Featuring A. Trevor Thrall, Associate Professor, School of Policy, Government, and International Affairs, George Mason University; and Erik Goepner, Doctoral student in public policy, George Mason University; with comments by Betsy Woodruff, Politics Reporter, The Daily Beast; Emily Ekins, Research Fellow, Cato Institute; and Aaron Schumacher, Director, International, Foreign Policy Group, and Senior Vice President, Young Professionals in Foreign Policy; moderated by Christopher Preble, Vice President for Defense and Foreign Policy Studies, Cato Institute.
A limited constitutional government calls for a rules-based, freemarket monetary system, not the topsy-turvy fiat dollar that now exists under central banking. This issue of the Cato Journal examines the case for alternatives to central banking and the reforms needed to move toward free-market money.
Americans are finally enjoying an improving economy after years of recession and slow growth. The unemployment rate is dropping, the economy is expanding, and public confidence is rising. Surely our economic crisis is behind us. Or is it? In Going for Broke: Deficits, Debt, and the Entitlement Crisis, Cato scholar Michael D. Tanner examines the growing national debt and its dire implications for our future and explains why a looming financial meltdown may be far worse than anyone expects.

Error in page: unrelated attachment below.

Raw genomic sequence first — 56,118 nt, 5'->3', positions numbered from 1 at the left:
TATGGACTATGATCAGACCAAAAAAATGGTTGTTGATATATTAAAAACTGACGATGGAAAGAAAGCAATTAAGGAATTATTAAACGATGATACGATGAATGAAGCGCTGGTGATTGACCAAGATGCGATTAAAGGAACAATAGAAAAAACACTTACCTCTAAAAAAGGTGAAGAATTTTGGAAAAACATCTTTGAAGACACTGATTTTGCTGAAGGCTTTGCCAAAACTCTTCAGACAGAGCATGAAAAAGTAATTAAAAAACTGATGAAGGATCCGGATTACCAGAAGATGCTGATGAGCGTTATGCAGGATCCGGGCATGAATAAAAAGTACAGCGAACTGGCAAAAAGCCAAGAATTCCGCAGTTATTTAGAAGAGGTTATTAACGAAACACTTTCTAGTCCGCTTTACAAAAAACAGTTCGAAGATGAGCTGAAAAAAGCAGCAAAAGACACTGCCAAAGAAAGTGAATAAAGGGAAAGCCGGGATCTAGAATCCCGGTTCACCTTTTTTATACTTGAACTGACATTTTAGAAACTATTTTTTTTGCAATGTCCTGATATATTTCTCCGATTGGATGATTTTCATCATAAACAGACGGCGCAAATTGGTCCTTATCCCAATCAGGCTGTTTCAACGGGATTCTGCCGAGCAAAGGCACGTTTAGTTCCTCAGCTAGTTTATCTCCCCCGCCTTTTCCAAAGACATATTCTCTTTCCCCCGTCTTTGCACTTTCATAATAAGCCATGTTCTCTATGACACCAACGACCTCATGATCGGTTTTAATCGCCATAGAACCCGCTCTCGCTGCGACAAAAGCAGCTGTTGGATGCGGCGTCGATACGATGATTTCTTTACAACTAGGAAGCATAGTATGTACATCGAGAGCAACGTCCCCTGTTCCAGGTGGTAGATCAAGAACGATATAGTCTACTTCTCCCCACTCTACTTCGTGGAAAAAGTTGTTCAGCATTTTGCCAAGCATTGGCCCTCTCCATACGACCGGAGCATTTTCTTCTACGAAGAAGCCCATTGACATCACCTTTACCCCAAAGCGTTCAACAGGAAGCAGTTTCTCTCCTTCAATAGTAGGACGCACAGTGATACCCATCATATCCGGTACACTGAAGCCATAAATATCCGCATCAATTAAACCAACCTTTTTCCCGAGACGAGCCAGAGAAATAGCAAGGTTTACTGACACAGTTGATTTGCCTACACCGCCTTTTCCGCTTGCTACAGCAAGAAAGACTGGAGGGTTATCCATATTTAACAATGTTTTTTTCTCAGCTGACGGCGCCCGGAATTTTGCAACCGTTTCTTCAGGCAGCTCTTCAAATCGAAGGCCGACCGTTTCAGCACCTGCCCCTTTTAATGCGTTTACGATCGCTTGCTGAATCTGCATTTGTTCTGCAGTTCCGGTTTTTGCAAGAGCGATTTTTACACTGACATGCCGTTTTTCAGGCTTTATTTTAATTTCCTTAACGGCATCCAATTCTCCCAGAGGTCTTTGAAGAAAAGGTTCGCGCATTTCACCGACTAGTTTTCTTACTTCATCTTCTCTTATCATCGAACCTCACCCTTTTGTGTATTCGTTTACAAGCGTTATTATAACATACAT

The Cato Institute has released its 2014 Annual Report, which documents a dynamic year of growth and productivity. “Libertarianism is not just a framework for utopia,” Cato’s David Boaz writes in his book, The Libertarian Mind. “It is the indispensable framework for the future.” And as the new report demonstrates, the Cato Institute, thanks largely to the generosity of our Sponsors, is leading the charge to apply this framework across the policy spectrum.
The China Factor: Persuading Beijing to Get Tough with North Korea
Featuring Ted Galen Carpenter, Vice President for Defense and Foreign Policy Studies, Cato Institute; and Doug Bandow, Senior Fellow, Cato Institute.
Although North Korea has recently made some minor conciliatory gestures, there is little indication that Pyongyang intends to give up its destabilizing nuclear and missile programs. What can be done? War is not an acceptable option, increased sanctions seem unlikely to work, and so far diplomacy has proved ineffective. Does working in closer cooperation with China offer a better option? Beijing has the most clout in Pyongyang, but remains unwilling to use its influence. Could U.S. policymakers persuade China to take a more active role, perhaps even working to oust the murderous regime of Kim Jong-il? What arguments would be most compelling for Beijing and what incentives might Washington offer to win China’s cooperation?